By what means has J.B Priestly created dramatic tension at the end of act two (pages 40-49) in 'An Inspector Calls'. How could you reinforce the tension as the director of this section of the play? An inspector calls by J.B Priestly.

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By what means has J.B Priestly created dramatic tension at the end of act two (pages 40-49) in ‘An Inspector Calls’. How could you reinforce the tension as the director of this section of the play? An inspector calls by J.B Priestly.

Dramatic tension can be created in many ways. Perhaps how the scene is set can create dramatic tension for example: a murder could have red lighting, symbolic of blood. The room could be darkened symbolizing the mood of the act.
The characters can also create dramatic tension in the way they act. The character could act suspiciously, an example of this would be in the play when Gerald recognises the name Daisy Renton, but when questioned by Sheila, refuses all knowledge of her. Another characteristic of tension is panic, in order to show a character’s distress they become hysterical or very jumpy. Hysteria is shown in Sheila in the end of act one and beginning of act two.  Gerald even suggests this when he says, “ Inspector, I think Miss Birling ought to be excused any more of this questioning. She’s nothing more to tell you. She’s had a long, exciting and tiring day- we were celebrating our engagement, you know– and know she’s obviously had about as much as she can stand. You heard her.” Sheila then goes on to say, “He means that I’m getting hysterical now.” There are many points of tension in act 2 of An Inspector Calls, pages 40-49:

Sheila gives Gerald’s engagement ring back to him, which is a very strong, visible reaction to the inspector’s presence and questioning.  He has created great tension between them because Gerald has betrayed her. With Gerald’s secret affair out in the open, they no longer feel the same about one another but Sheila respects Gerald’s honesty and willingness to confess in contrast to her mother who is very unwilling to reveal the truth.
Mr Birling tries to interfere in Sheila’s decision to break the engagement. ‘’Mr Birling- but you must understand that a lot of young men‘’

‘’Sheila- Don’t interfere, please father.’’ Tension is built between Mr Birling, feeling he is head of the household and in charge of Sheila and her decision, and Sheila, making independent decisions in the heat of the moment.
Gerald leaves they watch him go in silence and then he slams the door behind him. This shows Gerald’s physical anger and rage that his engagement has now been called off. Although Gerald seems very polite and calm whilst talking, this act shows that his emotions have been deeply suppressed. The family watch him go in silence this is very dramatic.

The inspectors interruption and repetition of ‘’you’d better look at it’’ establishes his power over Mrs Birling in the battle between the two to make Mrs Birling

The inspector shows Mrs Birling the photograph of Eva Smith (Daisy Renton). Mrs Birling claims that she has never seen the girl before. The inspector says, “ You’re not telling me the truth.” Both Mr and Mrs Birling are outraged by this Mrs Birling says ‘’ I beg your pardon!’’ this shows that Mrs Birling is not used to being contradicted. Mr Birling and the inspector engage in an argument. This shows tension between these two gentlemen each of them wanting to be the authority figure in the household. Mr Birling’s direction for his speech is ‘angrily’. The inspectors direction is ‘Massively,’ which is a larger, more over powering response. It shows the Inspector’s speech has more control and purpose. The inspector is a man of the law and has no right to be challenged.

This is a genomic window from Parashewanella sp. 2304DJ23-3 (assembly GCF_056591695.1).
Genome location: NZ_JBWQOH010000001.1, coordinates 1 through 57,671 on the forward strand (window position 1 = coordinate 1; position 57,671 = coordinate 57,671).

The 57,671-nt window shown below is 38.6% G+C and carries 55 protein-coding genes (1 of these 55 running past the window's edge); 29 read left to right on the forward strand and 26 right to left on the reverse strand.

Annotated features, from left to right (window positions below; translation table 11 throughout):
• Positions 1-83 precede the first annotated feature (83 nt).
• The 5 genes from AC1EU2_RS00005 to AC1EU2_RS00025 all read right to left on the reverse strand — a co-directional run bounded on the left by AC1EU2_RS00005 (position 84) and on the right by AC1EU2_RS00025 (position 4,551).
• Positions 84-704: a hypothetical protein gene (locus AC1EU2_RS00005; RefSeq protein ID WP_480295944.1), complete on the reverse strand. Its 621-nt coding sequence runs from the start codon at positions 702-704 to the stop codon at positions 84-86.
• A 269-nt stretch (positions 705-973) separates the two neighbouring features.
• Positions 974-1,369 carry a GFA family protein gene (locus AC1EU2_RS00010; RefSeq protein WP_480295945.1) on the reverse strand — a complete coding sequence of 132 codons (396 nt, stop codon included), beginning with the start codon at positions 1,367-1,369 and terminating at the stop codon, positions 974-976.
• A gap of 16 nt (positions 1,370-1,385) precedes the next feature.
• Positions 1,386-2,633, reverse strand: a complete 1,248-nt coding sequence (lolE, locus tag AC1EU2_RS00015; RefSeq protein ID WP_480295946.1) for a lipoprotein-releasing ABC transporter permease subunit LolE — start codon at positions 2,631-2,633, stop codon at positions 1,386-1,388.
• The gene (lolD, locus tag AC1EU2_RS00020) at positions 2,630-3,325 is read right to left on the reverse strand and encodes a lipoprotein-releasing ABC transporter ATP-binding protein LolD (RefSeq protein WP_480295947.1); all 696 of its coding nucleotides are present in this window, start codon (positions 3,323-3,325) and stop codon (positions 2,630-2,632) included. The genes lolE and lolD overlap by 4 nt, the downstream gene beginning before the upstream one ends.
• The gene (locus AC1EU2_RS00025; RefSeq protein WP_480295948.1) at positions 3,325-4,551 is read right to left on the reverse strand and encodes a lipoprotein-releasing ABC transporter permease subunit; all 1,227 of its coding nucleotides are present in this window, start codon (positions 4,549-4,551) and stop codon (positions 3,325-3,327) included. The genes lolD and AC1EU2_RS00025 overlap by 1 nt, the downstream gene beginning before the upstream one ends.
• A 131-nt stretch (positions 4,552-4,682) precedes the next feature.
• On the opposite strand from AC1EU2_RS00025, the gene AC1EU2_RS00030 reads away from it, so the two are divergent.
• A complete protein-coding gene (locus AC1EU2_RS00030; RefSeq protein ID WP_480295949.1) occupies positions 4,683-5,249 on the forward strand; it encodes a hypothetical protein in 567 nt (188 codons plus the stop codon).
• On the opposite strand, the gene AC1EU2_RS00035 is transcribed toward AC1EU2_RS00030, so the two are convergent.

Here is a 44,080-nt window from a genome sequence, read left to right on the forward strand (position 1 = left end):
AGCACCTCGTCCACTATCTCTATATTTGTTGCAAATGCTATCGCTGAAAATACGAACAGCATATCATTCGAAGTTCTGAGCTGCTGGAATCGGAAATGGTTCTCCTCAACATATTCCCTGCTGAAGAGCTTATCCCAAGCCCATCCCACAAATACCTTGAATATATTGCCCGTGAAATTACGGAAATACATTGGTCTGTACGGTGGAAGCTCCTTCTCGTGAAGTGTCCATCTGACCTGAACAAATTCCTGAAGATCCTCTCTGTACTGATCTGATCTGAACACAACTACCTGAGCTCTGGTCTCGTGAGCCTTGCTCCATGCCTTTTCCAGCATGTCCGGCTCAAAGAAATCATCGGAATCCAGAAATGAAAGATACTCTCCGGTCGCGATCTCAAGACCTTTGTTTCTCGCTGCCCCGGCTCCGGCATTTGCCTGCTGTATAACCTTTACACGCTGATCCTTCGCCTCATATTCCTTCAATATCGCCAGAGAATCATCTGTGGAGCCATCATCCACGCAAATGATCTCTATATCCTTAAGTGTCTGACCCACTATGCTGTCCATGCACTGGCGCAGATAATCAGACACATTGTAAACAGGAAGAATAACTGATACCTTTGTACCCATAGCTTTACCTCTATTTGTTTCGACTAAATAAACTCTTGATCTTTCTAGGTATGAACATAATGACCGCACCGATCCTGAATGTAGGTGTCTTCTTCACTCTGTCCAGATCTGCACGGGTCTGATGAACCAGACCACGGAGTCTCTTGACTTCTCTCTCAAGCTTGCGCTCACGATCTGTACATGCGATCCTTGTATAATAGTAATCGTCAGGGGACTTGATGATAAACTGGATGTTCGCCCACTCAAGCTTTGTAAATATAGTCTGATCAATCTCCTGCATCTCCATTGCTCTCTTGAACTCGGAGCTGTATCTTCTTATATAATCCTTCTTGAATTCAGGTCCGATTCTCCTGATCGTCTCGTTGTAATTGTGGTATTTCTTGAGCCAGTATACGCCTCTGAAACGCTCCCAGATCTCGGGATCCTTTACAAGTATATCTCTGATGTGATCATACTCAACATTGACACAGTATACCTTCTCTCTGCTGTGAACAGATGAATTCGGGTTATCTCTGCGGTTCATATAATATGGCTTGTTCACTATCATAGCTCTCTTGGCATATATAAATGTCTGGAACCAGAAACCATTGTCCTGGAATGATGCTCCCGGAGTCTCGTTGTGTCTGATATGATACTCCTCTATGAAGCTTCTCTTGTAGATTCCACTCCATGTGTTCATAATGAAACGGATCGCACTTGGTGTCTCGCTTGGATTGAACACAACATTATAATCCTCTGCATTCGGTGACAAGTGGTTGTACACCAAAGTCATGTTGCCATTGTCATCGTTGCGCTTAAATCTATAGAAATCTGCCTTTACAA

Sheila challenges her Mother’s claims of not knowing the girl. She says, “I know jolly well you did in fact recognise her, from the way you looked. And if you’re not telling the truth, why should the inspector apologize? And can’t you see, both of you, you’re making it worse?” Sheila summarises the plot so far for audience and confirms that she is on the inspector’s side.
The door slams for a second time. This creates tension as the audience is left to wonder if it is either Gerald who has returned or Eric  who has left in a drunken state. Mr. Birling exits to find out who it is, reinforcing the importance of this dramatic act. He also exits quickly showing urgency.
The inspector enquires as to Mrs Birling’s job. She works for an organisation to which women in distress can appeal for help in various forms. This is an  interesting twist to the play,  Mrs. Birling is given the persona of a good charitable woman. Her job does not seem to put her in the same guilty position as the other characters. How could she have played a part in Eva Smith’s suicide? Surely Eva, with no job and no decent living place, could only have been helped by someone in Mrs Birling’s position. There is a contrast between the inspector saying a line calmly and then later on he says a line severely this creates tension.

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Mr. Birling returns after looking to see who had left the house. He claims it was Eric who had left so suddenly. Mrs. Birling is alarmed by this, questioning her husband as to where he checked and hoping that he could have been mistaken. Mr. Birling then goes on to say,   “He was in one of his excitable, queer moods.” Mr. Birling refers to his son as if he were a child. He has shown this on more than two occasions. One was when they were drinking before the inspector arrived, he and Gerald were both mocking Eric, and belittling ...

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